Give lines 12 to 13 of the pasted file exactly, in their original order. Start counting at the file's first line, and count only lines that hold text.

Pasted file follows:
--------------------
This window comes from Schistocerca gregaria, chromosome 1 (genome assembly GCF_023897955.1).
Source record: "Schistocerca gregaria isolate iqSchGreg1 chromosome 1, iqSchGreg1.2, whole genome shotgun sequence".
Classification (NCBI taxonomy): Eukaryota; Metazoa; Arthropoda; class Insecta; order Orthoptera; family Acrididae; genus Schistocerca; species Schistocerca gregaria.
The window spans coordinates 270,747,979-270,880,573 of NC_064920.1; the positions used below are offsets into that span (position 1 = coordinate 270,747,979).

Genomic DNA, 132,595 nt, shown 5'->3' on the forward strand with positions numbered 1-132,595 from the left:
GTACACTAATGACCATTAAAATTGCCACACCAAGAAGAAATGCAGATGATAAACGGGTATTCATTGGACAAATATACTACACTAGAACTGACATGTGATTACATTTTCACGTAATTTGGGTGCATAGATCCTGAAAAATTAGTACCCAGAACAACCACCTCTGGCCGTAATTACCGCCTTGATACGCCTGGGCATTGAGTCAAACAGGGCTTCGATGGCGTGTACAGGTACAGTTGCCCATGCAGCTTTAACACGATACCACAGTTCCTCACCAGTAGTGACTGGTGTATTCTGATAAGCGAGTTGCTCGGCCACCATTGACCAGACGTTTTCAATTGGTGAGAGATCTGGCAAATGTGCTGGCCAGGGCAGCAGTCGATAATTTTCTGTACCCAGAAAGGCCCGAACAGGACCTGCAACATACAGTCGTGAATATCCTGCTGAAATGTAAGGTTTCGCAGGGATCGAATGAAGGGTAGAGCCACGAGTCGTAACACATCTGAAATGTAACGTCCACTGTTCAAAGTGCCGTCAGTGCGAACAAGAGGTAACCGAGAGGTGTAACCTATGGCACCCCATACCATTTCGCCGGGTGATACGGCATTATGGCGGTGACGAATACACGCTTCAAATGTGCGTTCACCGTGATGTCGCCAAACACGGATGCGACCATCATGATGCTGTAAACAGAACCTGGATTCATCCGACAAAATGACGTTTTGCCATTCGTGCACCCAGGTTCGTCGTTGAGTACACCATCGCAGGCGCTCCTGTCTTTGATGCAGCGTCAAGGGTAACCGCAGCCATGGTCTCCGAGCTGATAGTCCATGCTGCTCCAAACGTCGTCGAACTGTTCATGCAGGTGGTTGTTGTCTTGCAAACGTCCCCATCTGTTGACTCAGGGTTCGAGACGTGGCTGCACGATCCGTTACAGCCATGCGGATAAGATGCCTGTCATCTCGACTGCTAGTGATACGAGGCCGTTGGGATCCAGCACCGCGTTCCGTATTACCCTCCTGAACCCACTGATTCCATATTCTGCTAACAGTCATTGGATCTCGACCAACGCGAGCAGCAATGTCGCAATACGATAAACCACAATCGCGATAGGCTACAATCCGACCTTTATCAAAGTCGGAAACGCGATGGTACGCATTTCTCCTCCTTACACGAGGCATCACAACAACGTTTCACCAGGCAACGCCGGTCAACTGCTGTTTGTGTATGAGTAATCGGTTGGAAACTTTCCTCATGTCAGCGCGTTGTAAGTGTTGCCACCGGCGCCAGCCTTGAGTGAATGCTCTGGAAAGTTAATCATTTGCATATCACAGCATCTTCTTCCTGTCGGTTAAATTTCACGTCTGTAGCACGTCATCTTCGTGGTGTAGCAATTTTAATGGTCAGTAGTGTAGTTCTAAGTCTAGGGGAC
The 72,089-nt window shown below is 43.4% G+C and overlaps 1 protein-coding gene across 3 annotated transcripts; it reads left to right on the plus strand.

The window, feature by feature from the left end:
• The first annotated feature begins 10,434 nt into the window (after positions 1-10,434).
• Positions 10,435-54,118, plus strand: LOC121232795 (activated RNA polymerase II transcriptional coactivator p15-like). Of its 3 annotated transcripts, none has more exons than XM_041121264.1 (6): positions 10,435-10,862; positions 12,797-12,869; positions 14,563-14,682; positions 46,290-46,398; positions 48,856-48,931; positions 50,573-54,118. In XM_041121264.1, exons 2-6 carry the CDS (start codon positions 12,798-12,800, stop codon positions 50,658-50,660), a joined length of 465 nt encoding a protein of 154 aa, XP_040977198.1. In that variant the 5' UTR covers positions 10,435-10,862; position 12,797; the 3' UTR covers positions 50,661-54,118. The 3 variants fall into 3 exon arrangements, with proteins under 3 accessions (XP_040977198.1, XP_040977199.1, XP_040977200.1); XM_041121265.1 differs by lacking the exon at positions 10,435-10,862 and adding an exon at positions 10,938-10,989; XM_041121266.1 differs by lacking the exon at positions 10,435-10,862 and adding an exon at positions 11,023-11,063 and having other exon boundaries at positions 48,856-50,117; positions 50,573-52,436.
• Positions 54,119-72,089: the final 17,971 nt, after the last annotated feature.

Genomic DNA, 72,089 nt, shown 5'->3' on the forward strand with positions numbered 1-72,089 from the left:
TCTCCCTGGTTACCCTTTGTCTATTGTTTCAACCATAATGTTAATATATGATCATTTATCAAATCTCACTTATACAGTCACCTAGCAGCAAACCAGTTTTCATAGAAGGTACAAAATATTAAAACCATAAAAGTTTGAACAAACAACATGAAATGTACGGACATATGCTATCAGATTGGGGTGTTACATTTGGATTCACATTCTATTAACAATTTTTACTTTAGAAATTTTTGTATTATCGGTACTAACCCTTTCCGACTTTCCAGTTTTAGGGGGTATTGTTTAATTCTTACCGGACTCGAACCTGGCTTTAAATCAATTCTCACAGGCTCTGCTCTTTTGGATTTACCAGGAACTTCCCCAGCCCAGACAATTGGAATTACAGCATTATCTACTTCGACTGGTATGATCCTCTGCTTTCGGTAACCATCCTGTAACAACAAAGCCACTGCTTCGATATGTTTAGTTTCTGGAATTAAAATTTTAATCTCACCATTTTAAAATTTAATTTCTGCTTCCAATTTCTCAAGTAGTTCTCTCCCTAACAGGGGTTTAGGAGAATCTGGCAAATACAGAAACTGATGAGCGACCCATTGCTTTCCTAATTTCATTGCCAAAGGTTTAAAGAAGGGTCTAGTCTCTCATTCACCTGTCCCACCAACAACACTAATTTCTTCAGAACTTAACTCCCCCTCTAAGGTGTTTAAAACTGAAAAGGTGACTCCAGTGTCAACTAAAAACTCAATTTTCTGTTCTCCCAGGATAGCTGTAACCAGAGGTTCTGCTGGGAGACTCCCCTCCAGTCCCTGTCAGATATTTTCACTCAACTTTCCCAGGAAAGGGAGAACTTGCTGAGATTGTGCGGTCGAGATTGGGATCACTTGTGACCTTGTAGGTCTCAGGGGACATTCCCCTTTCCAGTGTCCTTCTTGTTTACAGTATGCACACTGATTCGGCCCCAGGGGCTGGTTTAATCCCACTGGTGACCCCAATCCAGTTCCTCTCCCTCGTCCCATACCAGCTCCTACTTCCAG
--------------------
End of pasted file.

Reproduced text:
Genomic DNA, 72,089 nt, shown 5'->3' on the forward strand with positions numbered 1-72,089 from the left:
TCTCCCTGGTTACCCTTTGTCTATTGTTTCAACCATAATGTTAATATATGATCATTTATCAAATCTCACTTATACAGTCACCTAGCAGCAAACCAGTTTTCATAGAAGGTACAAAATATTAAAACCATAAAAGTTTGAACAAACAACATGAAATGTACGGACATATGCTATCAGATTGGGGTGTTACATTTGGATTCACATTCTATTAACAATTTTTACTTTAGAAATTTTTGTATTATCGGTACTAACCCTTTCCGACTTTCCAGTTTTAGGGGGTATTGTTTAATTCTTACCGGACTCGAACCTGGCTTTAAATCAATTCTCACAGGCTCTGCTCTTTTGGATTTACCAGGAACTTCCCCAGCCCAGACAATTGGAATTACAGCATTATCTACTTCGACTGGTATGATCCTCTGCTTTCGGTAACCATCCTGTAACAACAAAGCCACTGCTTCGATATGTTTAGTTTCTGGAATTAAAATTTTAATCTCACCATTTTAAAATTTAATTTCTGCTTCCAATTTCTCAAGTAGTTCTCTCCCTAACAGGGGTTTAGGAGAATCTGGCAAATACAGAAACTGATGAGCGACCCATTGCTTTCCTAATTTCATTGCCAAAGGTTTAAAGAAGGGTCTAGTCTCTCATTCACCTGTCCCACCAACAACACTAATTTCTTCAGAACTTAACTCCCCCTCTAAGGTGTTTAAAACTGAAAAGGTGACTCCAGTGTCAACTAAAAACTCAATTTTCTGTTCTCCCAGGATAGCTGTAACCAGAGGTTCTGCTGGGAGACTCCCCTCCAGTCCCTGTCAGATATTTTCACTCAACTTTCCCAGGAAAGGGAGAACTTGCTGAGATTGTGCGGTCGAGATTGGGATCACTTGTGACCTTGTAGGTCTCAGGGGACATTCCCCTTTCCAGTGTCCTTCTTGTTTACAGTATGCACACTGATTCGGCCCCAGGGGCTGGTTTAATCCCACTGGTGACCCCAATCCAGTTCCTCTCCCTCGTCCCATACCAGCTCCTACTTCCAG